Professor Choi believes that culture acts as a sturdy bridge between countries and no two countries can have the same culture, ‘But we can compare, respect and admire them, even collaborate with them. In today’s globalised world, communicating through your culture will play a key factor for successful branding.’ Therefore, ‘cultural communication’ sets the direction for 21st century communication.

Next, of course, comes technology. Its omnipresence forces CICI to focus on the digital world. ‘The popularity of social media platforms has been soaring and I believe it’ll continue to do so for a long time,’ she speculates. ‘I recently saw an article that said the average daily social media usage worldwide in 2018 was 136 minutes [per day, which is a minute more than the previous year]. People are also becoming more interested in mobile content rather than static photos and texts.’ And that’s why CICI is focusing more on this and plans to utilise the likes of Instagram and YouTube. ‘It’s difficult though, with the lack of financial resources, as we are a non-profit organisation. But thankfully, many of our supporters have been lending their support and offering guidance. Sometimes, even technological support as well.’

Also, these social media platforms are certainly a way to target the younger generation. ‘In fact, our last major annual event, the Culture Communication Form CCF 2019, focused on content creators,’ Professor Choi adds. ‘In this rapidly changing digital age, we’ve got to make sure to stay on top of the changing trends. This will be vital in managing inventory. Also, have a “signature” or “slogan” that’s uniquely the brand’s that is easy to remember and leaves a lasting impression. No matter how good your product may be, if it doesn’t grab the interest of the consumers, it’s of no use. And last but not least, be open to receiving feedback from customers. Openness to receiving feedback, even if it’s critical, can go a long way to maintaining the brand’s image.’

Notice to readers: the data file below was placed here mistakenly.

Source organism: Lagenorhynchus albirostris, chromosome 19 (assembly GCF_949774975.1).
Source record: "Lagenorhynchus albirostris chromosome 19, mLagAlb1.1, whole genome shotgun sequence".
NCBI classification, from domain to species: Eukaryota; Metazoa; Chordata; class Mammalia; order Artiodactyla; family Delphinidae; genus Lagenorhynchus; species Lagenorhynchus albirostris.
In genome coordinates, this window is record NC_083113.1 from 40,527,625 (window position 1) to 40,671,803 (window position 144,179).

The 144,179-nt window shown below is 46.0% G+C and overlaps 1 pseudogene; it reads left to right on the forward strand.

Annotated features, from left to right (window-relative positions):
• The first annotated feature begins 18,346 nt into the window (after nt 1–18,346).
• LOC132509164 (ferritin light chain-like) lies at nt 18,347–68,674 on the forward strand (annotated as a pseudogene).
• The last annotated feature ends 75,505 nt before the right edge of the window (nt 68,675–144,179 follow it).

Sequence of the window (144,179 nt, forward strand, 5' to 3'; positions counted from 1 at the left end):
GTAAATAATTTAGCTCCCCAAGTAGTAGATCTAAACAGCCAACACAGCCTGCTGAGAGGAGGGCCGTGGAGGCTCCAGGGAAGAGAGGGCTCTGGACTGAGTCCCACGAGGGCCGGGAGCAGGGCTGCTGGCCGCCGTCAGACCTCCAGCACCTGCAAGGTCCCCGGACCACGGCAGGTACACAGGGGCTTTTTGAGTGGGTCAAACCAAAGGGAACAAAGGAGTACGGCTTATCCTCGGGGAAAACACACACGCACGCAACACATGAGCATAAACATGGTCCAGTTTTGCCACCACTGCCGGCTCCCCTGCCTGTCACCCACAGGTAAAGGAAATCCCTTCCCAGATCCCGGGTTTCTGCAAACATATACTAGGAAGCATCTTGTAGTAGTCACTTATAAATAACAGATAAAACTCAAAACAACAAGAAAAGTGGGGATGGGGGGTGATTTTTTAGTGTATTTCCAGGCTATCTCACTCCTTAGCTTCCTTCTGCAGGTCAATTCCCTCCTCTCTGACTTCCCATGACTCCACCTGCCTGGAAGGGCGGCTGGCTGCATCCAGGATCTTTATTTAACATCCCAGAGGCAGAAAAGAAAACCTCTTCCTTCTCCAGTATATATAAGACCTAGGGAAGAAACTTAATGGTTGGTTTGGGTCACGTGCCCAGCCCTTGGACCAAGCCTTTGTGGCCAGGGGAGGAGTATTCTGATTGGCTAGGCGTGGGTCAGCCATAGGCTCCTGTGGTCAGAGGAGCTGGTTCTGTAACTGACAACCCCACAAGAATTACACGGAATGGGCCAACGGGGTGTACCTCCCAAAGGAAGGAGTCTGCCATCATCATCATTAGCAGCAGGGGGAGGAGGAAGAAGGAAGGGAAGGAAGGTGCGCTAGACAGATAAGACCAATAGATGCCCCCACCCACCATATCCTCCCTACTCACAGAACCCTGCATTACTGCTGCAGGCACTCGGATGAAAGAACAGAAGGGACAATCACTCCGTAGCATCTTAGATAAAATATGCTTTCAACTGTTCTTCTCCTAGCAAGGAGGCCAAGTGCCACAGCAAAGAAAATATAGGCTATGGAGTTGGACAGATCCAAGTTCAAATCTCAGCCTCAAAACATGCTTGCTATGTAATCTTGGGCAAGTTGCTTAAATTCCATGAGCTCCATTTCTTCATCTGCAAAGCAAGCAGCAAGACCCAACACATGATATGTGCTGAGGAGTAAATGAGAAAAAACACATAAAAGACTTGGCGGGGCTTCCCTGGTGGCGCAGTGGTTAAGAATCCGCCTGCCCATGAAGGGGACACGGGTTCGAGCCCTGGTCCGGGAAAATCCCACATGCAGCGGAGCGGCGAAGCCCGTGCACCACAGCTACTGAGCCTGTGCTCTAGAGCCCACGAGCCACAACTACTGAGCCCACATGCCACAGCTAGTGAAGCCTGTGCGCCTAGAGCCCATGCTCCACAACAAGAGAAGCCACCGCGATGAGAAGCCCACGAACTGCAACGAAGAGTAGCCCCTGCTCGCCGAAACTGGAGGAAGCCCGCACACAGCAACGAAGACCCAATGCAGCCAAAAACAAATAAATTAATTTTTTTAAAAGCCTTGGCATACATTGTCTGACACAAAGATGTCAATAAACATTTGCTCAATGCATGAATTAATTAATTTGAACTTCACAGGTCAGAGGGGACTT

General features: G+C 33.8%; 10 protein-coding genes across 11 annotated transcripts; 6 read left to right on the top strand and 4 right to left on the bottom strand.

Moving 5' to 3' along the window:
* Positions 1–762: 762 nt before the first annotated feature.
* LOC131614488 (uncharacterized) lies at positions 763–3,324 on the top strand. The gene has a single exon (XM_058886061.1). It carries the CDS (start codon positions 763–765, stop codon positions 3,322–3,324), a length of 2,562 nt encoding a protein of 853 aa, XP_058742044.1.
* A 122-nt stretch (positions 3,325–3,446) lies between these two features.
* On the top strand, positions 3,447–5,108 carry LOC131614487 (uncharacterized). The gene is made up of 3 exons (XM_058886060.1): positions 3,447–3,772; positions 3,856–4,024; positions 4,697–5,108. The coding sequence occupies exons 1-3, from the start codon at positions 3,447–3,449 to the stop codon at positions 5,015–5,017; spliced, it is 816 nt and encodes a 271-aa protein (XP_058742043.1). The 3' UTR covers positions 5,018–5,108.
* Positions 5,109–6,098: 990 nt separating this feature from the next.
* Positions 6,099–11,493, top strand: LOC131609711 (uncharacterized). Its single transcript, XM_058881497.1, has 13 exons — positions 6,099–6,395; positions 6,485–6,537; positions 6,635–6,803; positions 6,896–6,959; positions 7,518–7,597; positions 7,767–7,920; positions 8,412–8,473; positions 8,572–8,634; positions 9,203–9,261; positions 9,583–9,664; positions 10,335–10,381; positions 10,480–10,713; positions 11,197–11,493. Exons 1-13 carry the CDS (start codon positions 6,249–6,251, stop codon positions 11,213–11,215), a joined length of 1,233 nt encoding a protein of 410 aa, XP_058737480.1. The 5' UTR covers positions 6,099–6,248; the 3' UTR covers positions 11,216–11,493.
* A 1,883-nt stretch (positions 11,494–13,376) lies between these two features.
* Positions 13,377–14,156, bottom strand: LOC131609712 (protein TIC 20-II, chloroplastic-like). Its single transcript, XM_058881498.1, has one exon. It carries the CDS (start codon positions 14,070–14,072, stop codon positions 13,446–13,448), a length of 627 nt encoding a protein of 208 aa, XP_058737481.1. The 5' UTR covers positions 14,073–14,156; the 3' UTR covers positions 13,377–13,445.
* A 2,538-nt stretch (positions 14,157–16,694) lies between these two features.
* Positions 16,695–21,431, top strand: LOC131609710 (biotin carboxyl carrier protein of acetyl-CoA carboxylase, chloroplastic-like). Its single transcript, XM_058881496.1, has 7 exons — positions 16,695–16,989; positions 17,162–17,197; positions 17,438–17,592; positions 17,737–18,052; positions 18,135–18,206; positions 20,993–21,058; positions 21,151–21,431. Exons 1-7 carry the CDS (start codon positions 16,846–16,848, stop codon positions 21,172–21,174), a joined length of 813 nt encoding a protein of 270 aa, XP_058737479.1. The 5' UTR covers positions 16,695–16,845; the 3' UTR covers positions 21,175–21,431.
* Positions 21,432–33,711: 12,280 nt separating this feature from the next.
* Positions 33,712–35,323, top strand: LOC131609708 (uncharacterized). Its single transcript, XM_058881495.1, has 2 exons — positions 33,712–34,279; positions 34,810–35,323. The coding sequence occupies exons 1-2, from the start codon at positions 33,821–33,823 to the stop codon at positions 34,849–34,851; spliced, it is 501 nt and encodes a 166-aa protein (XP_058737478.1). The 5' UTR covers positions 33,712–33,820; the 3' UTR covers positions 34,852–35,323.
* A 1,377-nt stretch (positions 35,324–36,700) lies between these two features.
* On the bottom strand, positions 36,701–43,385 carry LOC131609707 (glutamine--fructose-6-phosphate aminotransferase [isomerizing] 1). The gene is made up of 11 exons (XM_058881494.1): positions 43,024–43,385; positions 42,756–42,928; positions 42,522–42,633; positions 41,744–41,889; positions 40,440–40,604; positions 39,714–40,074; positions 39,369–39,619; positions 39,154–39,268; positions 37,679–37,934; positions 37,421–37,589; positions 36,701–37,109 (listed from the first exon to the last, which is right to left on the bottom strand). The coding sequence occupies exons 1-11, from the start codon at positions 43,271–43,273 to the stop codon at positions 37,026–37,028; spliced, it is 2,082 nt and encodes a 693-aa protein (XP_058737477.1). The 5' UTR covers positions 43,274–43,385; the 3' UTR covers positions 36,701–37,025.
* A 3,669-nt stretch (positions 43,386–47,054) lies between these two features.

Last Words
‘Ultimately, I hope people worldwide will know and see Korea’s true image as it is today and see it as a place they’re comfortable visiting,’ says Professor Choi. ‘I so clearly remember the first time I met a foreigner who knew about Korea. It was in 2003, when I was visiting a temple in Indonesia with my husband. A man we bumped into asked me if I was from Korea. I was so elated at the question, I burst out “yes!” and proceeded to ask how he knew. He replied that he was from Guus Hiddink’s country and that he had visited Korea the year before for the World Cup.’ As the whole world know, Korea has come a long way since then.

‘Those working in communications are responsible for letting people learn about things they didn’t know before, not just for making them understand,’ concludes Professor Choi. ‘21st-century communication requires global etiquette, national acumen.’

Professor Choi’s three tips for effective communication in the 21st century

  • Firstly, be fast. Everything moves at a rapid pace now, with trends changing by the day. You have to be able to keep up with the changing world around you.
  • Second, be truthful. It’s easy to create an image of yourself or an item online, but remember that the truth will show eventually.

Last but not least, be open to new ideas. In this digital age, you have access to new ideas and knowledge. Keep an open mind and you may be pleasantly surprised.


Main photo by Susanne Jutzeler suju fotografie from Pixabay.

20 Jan 2020
Last modified: 20 Jan 2020